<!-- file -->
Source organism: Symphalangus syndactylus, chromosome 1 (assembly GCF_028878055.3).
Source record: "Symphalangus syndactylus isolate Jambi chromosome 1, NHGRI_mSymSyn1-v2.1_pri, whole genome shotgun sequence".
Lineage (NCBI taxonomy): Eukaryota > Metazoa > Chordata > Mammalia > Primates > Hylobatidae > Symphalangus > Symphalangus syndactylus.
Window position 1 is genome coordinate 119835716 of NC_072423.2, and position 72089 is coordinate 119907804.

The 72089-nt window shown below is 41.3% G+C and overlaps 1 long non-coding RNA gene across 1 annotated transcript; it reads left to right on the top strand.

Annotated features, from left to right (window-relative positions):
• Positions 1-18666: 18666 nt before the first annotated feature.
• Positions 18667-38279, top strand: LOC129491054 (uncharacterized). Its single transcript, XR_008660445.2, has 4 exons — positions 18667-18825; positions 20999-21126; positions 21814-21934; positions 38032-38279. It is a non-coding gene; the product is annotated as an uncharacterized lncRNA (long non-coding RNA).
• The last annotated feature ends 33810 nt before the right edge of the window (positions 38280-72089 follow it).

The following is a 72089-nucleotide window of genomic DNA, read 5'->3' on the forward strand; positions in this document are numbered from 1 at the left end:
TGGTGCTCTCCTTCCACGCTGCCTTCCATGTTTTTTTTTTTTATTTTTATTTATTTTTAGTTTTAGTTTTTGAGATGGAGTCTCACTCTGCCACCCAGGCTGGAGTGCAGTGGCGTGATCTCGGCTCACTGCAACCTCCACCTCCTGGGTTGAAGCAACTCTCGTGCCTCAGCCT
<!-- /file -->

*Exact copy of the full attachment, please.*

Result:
Source organism: Symphalangus syndactylus, chromosome 1 (assembly GCF_028878055.3).
Source record: "Symphalangus syndactylus isolate Jambi chromosome 1, NHGRI_mSymSyn1-v2.1_pri, whole genome shotgun sequence".
Lineage (NCBI taxonomy): Eukaryota > Metazoa > Chordata > Mammalia > Primates > Hylobatidae > Symphalangus > Symphalangus syndactylus.
Window position 1 is genome coordinate 119835716 of NC_072423.2, and position 72089 is coordinate 119907804.

The 72089-nt window shown below is 41.3% G+C and overlaps 1 long non-coding RNA gene across 1 annotated transcript; it reads left to right on the top strand.

Annotated features, from left to right (window-relative positions):
• Positions 1-18666: 18666 nt before the first annotated feature.
• Positions 18667-38279, top strand: LOC129491054 (uncharacterized). Its single transcript, XR_008660445.2, has 4 exons — positions 18667-18825; positions 20999-21126; positions 21814-21934; positions 38032-38279. It is a non-coding gene; the product is annotated as an uncharacterized lncRNA (long non-coding RNA).
• The last annotated feature ends 33810 nt before the right edge of the window (positions 38280-72089 follow it).

The following is a 72089-nucleotide window of genomic DNA, read 5'->3' on the forward strand; positions in this document are numbered from 1 at the left end:
TGGTGCTCTCCTTCCACGCTGCCTTCCATGTTTTTTTTTTTTATTTTTATTTATTTTTAGTTTTAGTTTTTGAGATGGAGTCTCACTCTGCCACCCAGGCTGGAGTGCAGTGGCGTGATCTCGGCTCACTGCAACCTCCACCTCCTGGGTTGAAGCAACTCTCGTGCCTCAGCCT